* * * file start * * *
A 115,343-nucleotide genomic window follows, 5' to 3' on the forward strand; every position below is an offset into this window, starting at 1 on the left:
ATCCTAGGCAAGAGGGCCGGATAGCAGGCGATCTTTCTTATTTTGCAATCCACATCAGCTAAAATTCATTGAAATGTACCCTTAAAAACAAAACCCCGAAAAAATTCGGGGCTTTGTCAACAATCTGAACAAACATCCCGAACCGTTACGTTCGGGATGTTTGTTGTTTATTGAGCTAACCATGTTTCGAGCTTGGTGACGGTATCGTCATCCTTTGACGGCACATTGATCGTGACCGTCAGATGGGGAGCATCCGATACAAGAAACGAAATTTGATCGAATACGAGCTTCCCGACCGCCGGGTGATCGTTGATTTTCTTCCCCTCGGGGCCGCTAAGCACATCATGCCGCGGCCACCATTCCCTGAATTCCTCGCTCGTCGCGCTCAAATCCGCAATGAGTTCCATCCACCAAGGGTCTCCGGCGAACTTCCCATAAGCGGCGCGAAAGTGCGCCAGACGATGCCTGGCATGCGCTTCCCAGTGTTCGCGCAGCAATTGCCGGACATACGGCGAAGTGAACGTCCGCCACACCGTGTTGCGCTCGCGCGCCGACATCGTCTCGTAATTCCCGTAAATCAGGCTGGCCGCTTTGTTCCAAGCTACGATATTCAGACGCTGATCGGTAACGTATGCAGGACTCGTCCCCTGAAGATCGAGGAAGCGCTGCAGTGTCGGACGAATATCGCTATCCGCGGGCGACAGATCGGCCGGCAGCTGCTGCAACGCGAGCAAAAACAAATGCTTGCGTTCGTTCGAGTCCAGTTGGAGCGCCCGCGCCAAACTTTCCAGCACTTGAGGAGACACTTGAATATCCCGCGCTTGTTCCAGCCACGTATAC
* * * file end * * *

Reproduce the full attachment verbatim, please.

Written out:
A 115,343-nucleotide genomic window follows, 5' to 3' on the forward strand; every position below is an offset into this window, starting at 1 on the left:
ATCCTAGGCAAGAGGGCCGGATAGCAGGCGATCTTTCTTATTTTGCAATCCACATCAGCTAAAATTCATTGAAATGTACCCTTAAAAACAAAACCCCGAAAAAATTCGGGGCTTTGTCAACAATCTGAACAAACATCCCGAACCGTTACGTTCGGGATGTTTGTTGTTTATTGAGCTAACCATGTTTCGAGCTTGGTGACGGTATCGTCATCCTTTGACGGCACATTGATCGTGACCGTCAGATGGGGAGCATCCGATACAAGAAACGAAATTTGATCGAATACGAGCTTCCCGACCGCCGGGTGATCGTTGATTTTCTTCCCCTCGGGGCCGCTAAGCACATCATGCCGCGGCCACCATTCCCTGAATTCCTCGCTCGTCGCGCTCAAATCCGCAATGAGTTCCATCCACCAAGGGTCTCCGGCGAACTTCCCATAAGCGGCGCGAAAGTGCGCCAGACGATGCCTGGCATGCGCTTCCCAGTGTTCGCGCAGCAATTGCCGGACATACGGCGAAGTGAACGTCCGCCACACCGTGTTGCGCTCGCGCGCCGACATCGTCTCGTAATTCCCGTAAATCAGGCTGGCCGCTTTGTTCCAAGCTACGATATTCAGACGCTGATCGGTAACGTATGCAGGACTCGTCCCCTGAAGATCGAGGAAGCGCTGCAGTGTCGGACGAATATCGCTATCCGCGGGCGACAGATCGGCCGGCAGCTGCTGCAACGCGAGCAAAAACAAATGCTTGCGTTCGTTCGAGTCCAGTTGGAGCGCCCGCGCCAAACTTTCCAGCACTTGAGGAGACACTTGAATATCCCGCGCTTGTTCCAGCCACGTATAC